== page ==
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I don't think this doctor knows what she's talking about. She didn't run any tests, she didn't rule out other causes, and she tells you that being on the pill made your ovaries shut down. That all sounds very suspicious to me. PCOS cannot be diagnosed with a pelvic exam, and even if the doctor did an ultrasound to detect whether you had cysts, it still would not be a definitive diagnosis. You can have cysts on your ovaries without having PCOS, and you can have PCOS and not have cysts. It's more about the levels of hormones than it is the cysts.

Run, don't walk to another doctor who is more willing to work with you to resolve this. The doctor should have run several blood tests, more than what would be run in an emergency room, not only to detect PCOS but also to rule out other causes, such as hypothyroidism, pituitary tumors, Cushing's syndrome, etc. (all are rare, but should be ruled out nonetheless).

Being on the pill probably did shut down your ovaries -- but that wouldn't explain the PCOS. The pill might suppress some of the PCOS symptoms, but I don't think it causes it. PCOS is a genetic abnormality, like diabetes, and has more to do with your metabolism than your ovaries (the cysts are just a symptom, not a cause). You're born with it --- or at least the potential for it.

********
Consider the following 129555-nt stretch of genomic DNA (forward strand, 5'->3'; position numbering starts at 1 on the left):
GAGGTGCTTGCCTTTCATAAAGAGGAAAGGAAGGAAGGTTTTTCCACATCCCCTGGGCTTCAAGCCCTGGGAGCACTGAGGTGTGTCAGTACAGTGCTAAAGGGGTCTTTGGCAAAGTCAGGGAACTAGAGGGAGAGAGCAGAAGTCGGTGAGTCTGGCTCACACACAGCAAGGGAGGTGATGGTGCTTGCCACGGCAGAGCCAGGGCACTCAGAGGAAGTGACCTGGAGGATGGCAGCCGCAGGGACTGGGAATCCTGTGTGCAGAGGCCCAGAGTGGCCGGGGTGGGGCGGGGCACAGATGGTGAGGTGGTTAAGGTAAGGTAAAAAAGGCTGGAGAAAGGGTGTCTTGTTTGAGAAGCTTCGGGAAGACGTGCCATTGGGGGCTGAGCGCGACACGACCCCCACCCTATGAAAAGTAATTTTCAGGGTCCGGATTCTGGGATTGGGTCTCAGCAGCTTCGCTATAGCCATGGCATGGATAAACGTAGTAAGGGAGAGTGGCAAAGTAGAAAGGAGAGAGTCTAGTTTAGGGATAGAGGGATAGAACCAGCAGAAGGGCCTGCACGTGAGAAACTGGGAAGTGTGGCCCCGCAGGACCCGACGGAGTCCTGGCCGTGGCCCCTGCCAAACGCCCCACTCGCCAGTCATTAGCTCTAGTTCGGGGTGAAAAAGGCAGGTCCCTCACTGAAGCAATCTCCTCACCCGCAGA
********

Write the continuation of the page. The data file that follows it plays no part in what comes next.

I think you should go to http://www.pcosupport.org and research PCOS. You deserve to be informed so that you can make an informed choice about your treatments. There are many options, both to help you to conceive and to help improve your overall health.

I have PCOS, and am currently 6 months pregnant, thanks to a reproductive endocrinologist's help. We ended up going with Repronex, an injectible fertility drug, but many women with PCOS are able to conceive with just metformin, an anti-diabetes medication that equalizes the hormones systemically.

There is hope. You just need to find a smarter doctor.

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#8 of 15 Old 11-18-2002, 04:38 PM
 
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So Christy1980 doesn't get too upset again--I think when Pookietooth said, "Being on the pill probably did shut down your ovaries," she meant TEMPORARILY. The Pill is supposed to stop the ovaries from making their usual hormones, in order to prevent pregnancy, but that's not supposed to be a permanent effect.

Christy wrote:
Quote:
I went to the ER and of course they took blood to check my pg status and hormone levels since I hadn't had my period in 5 months. The ER doc wanted me to follow up with my OBGYN since my hormone levels were "in the low to normal range." I don't speak doctor-ese....